As forecast by the President, 618 amendments for the Appropriation Bill this year, prolonged debates and voting processes and completed at the end of May. It took one and a half month for the seconding reading, 17 hours for the voting process alone, to go through prolonged speeches of filibustering and endless series of quorum calls. No matter how insightful the speeches, and critical their comments on current affairs are, the essence of their voices are unheard but drowned out by the tedious speeches or ringing bells for quorum.


Paralyzing Governance for Power Struggle

More disturbingly, filibusters have expelled orderly and rational debates in the Council and mutated the nature of the debates for the Appropriation Bill and transformed the platform for scrutinising the Budget proposals as a weapon of some legislators to attack the government.


With a closer look into these filibuster amendments, most of them are devised to scrap the salaries of various senior officials, departmental heads or even some departments, to axe the recurrent expenses of some departments or resources allocation for specific policy initiatives. These salary-cut proposals affected parties ranging from the Chief Executive of the HKSAR, the Chief Secretary for Administration, the Financial Secretary, the Secretary of Justice and the Hong Kong Police Force. However, none of the amendments are supplemented with an alternative proposal. If these amendments had been approved, Hong Kong would have come to a political vacuum at the top. The government would have suffered from deficiency manning and funding at political, economic, judiciary fronts and law and order, and subsequently fell to the verge of anarchy. How can the society benefit from such a situation? What can be done to restore order from such chaos?


Probably, filibustering legislators could not care less about these matters. Undoubtedly, their objective of moving these filibuster amendments is not to seek approval in the Council and the intention of delivering their speeches is not address government or the general public. In fact, they are only leveraging on the Legislative Council’s important function of scrutinising the Budget for their political goals. Even though they could not have paralyzed the Executive, at least they would have ridiculed and slashed officials in the Council, staining the government and weakening public trust in the government.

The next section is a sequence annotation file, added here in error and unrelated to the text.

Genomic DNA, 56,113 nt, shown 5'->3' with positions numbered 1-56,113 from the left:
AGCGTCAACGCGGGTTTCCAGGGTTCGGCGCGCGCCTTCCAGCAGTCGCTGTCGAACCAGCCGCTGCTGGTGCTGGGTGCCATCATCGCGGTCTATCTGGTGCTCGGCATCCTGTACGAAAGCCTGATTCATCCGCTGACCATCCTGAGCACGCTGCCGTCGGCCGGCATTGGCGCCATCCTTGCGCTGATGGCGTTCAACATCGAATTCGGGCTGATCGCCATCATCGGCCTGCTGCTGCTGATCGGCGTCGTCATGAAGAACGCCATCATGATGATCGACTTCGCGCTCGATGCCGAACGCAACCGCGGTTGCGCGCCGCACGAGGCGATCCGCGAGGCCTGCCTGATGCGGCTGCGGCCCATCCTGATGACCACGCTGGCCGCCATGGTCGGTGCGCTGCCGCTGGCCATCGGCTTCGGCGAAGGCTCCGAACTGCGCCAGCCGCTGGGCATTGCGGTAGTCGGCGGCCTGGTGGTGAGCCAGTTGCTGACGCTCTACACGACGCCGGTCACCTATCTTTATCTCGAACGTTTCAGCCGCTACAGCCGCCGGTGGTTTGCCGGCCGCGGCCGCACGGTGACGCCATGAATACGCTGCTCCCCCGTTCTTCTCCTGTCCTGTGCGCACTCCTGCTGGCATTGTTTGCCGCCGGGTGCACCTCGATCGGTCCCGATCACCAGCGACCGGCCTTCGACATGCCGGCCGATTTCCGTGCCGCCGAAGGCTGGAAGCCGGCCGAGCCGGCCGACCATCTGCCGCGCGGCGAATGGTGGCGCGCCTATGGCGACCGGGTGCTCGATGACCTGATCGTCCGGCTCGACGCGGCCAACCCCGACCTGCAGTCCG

Hijacking Legislature with No Actual Deeds

With such uncooperative and antagonistic attitudes against the Administration, it is neither constructive nor helpful in fulfilling the constitutional duties of the Legislature on scrutiny work of the Budget and checks on the government. Filibuster is on the contrary to the system of checks and balance as well as mutual cooperation between the Executive and the Legislature as set out in the Basic Law. Unfortunately, the current constitutional setup permits filibuster which is abused by a few legislators to hijack the entire Budget scrutiny and forbid other lawmakers from making rational discussion to checks on government’s spending. Unsatisfactorily, the public feel helpless to end filibustering on far-fetched, frivolous and meaningless matters instead of making meaningful deeds.


With a hindsight, the LegCo President has learnt his lessons this year. Based on past experiences, he set a time limit of a couple of hours for each proposed amendment topic. It perverted other legislators repeating the strategy they adopted last year by compelling to stay quiet in a bid not to “fertilise” filibustering. With thanks to this ceiling of topical session, things were much improved although, filibuster still caused serious hindrance and delays in the Council’s delivering the constitutional duties of scruitising the Appropriation Bill.


Above all, the Legislature has been mired in filibuster abuses for too far, too long and too much. It spreads to different parts of the lawmaking body recklessly and vigorously, like malicious cancer cells in our constitutional system. To honor the constitutional duties, legislators should adopt a constructive attitude in building Hong Kong. I implore all legislators, regardless of where you stand in political spectrum, of which political parties and factions, you belong to. Please unite and work together for Hong Kong’s interest and our people’s well-being. Only by restoring the order of the Legislature to the right path of reasoning to check on the government can this city continue to prosper and flourish.


Should you have any comments on the article, please feel free to contact Mr Martin Liao.
Address : Rm 703, Legislative Council Complex, 1 Legislative Council Road, Central, Hong Kong Tel : 2576-7121
Fax : 2798-8802
Email: legco.office.liao@gmail.com